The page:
From 11:00PM PDT on Friday, July 1 until 5:00AM PDT on Saturday, July 2, the Shmoop engineering elves will be making tweaks and improvements to the site. That means Shmoop will be unavailable for use during that time. Thanks for your patience!
We meet the explorer, who's been invited to attend the execution of a disobedient soldier by the Commandant of the colony.
The explorer is at first disinterested in the apparatus that the officer is so eagerly showing him. Boy will that change…
The explorer first takes an interest in the apparatus after the officer has started to describe it.
When the explorer tells the officer he does not know the sentence of the prisoner, the surprised officer tells him that the condemned man will have it written on his body. And that the condemned man has had no trial or opportunity to defend himself.
The explorer starts not to like this judicial procedure so much. He wonders if the new Commandant might move it in a different direction.
The explorer learns more about the apparatus, specifically about how the prisoner is painstakingly written upon for twelve hours until he reaches transfiguration. Just afterwards, the officer orders the condemned man put in the machine.
More troubled still, the explorer starts thinking to himself that he should intervene, given how unjust and inhumane the procedure is. Perhaps he has just enough influence to do so.
Just as the condemned man is being secured in the machine, the explorer receives an impassioned appeal from the officer to help save the procedure by speaking to the Commandant.
The explorer learns from the officer that he most certainly does have the influence to make an impact on the procedure, though he doesn't intend to use it in the way the officer wants. So, to deal with the awkward situation, he speaks "evasively" a lot. We also learn here that the explorer is from "the West," and apparently making a tour of the world to look at different justice systems.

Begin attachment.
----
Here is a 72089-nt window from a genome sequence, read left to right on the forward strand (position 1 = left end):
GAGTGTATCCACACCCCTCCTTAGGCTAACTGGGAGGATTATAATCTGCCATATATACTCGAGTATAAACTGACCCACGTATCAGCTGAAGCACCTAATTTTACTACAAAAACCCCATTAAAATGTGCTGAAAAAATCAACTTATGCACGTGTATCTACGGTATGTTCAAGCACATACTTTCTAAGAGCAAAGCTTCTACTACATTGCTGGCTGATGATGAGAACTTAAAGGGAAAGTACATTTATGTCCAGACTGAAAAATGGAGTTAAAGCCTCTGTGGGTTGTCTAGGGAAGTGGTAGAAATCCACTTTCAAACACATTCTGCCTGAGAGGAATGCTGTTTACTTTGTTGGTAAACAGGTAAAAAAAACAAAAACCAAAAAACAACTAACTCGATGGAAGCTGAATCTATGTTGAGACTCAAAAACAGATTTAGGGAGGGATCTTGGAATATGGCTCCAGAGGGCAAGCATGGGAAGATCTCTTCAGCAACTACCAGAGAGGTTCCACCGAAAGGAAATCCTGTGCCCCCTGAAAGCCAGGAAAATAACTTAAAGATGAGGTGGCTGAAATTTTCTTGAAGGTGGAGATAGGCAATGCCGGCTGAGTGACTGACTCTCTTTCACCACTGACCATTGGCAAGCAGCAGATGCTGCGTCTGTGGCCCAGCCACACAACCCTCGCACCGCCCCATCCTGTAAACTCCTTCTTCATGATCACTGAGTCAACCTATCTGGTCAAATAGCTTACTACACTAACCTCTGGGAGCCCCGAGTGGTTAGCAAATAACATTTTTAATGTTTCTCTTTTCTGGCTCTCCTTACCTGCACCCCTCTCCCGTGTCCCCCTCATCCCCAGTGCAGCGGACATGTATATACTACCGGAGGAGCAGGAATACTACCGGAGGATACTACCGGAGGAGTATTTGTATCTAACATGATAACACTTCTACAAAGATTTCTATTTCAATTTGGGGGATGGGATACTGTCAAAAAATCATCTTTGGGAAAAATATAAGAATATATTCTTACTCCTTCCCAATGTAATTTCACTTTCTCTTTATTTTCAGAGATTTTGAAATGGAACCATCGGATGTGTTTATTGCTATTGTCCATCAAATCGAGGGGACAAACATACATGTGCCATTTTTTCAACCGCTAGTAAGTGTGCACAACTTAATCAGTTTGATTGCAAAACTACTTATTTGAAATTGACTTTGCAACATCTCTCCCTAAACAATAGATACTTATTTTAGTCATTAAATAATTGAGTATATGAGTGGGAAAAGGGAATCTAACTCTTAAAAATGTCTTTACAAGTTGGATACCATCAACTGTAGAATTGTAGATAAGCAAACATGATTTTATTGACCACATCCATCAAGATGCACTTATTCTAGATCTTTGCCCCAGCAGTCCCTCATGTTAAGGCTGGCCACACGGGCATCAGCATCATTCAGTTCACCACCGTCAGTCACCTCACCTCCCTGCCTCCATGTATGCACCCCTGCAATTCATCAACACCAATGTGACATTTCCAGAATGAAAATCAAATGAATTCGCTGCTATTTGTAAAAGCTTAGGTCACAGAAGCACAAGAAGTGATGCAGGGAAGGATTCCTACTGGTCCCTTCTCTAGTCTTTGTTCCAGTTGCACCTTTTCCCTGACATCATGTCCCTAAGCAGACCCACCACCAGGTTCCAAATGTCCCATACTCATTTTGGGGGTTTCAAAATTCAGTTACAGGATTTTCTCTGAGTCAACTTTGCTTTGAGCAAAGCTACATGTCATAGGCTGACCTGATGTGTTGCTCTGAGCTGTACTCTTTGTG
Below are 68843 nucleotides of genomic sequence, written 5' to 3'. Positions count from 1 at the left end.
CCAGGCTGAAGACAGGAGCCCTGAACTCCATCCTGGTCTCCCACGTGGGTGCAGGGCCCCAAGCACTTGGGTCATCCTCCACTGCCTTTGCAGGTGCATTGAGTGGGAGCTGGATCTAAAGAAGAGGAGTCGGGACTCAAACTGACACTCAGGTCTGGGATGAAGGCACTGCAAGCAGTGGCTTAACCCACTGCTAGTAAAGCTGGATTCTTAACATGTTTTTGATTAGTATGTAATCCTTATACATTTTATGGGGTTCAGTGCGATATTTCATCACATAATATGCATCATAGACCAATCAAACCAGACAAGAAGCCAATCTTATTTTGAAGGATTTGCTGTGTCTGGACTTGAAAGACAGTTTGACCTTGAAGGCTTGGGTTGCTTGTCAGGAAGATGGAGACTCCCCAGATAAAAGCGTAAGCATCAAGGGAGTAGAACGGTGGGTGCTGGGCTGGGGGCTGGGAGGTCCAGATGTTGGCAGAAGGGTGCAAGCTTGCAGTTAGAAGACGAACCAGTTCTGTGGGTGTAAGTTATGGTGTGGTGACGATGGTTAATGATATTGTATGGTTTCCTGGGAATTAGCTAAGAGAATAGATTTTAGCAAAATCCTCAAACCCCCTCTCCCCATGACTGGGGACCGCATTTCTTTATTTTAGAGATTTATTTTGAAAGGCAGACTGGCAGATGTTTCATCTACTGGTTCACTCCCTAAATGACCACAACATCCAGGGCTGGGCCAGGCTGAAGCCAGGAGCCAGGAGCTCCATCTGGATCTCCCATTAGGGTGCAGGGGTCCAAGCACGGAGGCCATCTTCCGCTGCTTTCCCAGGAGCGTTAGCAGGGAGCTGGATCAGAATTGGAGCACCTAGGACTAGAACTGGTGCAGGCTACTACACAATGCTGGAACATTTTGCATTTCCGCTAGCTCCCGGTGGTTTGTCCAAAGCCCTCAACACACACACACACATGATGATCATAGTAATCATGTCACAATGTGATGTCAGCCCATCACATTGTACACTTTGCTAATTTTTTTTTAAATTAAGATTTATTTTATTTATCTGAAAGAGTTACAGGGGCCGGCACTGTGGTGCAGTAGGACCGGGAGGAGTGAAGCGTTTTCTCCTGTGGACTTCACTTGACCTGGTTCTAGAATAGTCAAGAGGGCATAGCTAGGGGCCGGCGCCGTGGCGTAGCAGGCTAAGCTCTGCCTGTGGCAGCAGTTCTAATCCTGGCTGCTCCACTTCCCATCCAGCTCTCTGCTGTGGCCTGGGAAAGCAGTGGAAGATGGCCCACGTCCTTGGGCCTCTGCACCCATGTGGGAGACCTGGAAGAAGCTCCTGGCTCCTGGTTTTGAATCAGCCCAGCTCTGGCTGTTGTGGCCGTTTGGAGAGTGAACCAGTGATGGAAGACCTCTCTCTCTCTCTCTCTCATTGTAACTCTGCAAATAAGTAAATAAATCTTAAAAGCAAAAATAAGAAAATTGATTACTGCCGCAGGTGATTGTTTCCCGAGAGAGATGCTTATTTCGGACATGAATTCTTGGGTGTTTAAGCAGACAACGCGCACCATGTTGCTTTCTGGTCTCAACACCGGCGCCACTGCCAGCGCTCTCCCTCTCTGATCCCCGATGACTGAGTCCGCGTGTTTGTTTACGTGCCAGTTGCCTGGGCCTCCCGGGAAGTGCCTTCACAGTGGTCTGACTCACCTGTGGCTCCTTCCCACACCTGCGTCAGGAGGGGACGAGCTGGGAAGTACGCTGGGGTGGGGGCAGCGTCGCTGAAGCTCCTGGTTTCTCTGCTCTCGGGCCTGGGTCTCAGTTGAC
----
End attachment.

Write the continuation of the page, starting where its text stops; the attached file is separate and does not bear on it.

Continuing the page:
The officer still doesn't get it, so the explorer finally tells him point blank that he won't help him, and will instead speak against the procedure to the new Commandant. He consoles the officer by saying that he admires his conviction.
The explorer watches as the distraught officer decides to put himself in the machine, and begins to do so. He feels, given the "strength of his conviction," that the officer is doing the right thing, and resolves to stay to the end. The officer starts the machine.
The explorer is annoyed when he notices that the condemned man and the soldier are a bit too curious, and happy, about what's happening to the officer. He tries to shoo them off.
Just then, the apparatus starts falling apart, and the explorer becomes "greatly troubled," going to stand by the officer. He watches helplessly as the officer's body is brutally slashed to pieces.
The officer's body is put over the pit by the apparatus, but it doesn't fall off. The explorer tries to take it off, calling for the others to help. In the process, unwillingly, he looks into the officer's dead face.
Walking back to the penal colony, the explorer visits the old Commandant's grave in the colony's teahouse and reads the epitaph. Everyone laughs, except him. He leaves.
The explorer escapes back to his steamer by ferry boat, warding off the soldier and the condemned man with a piece of rope when they try to join him.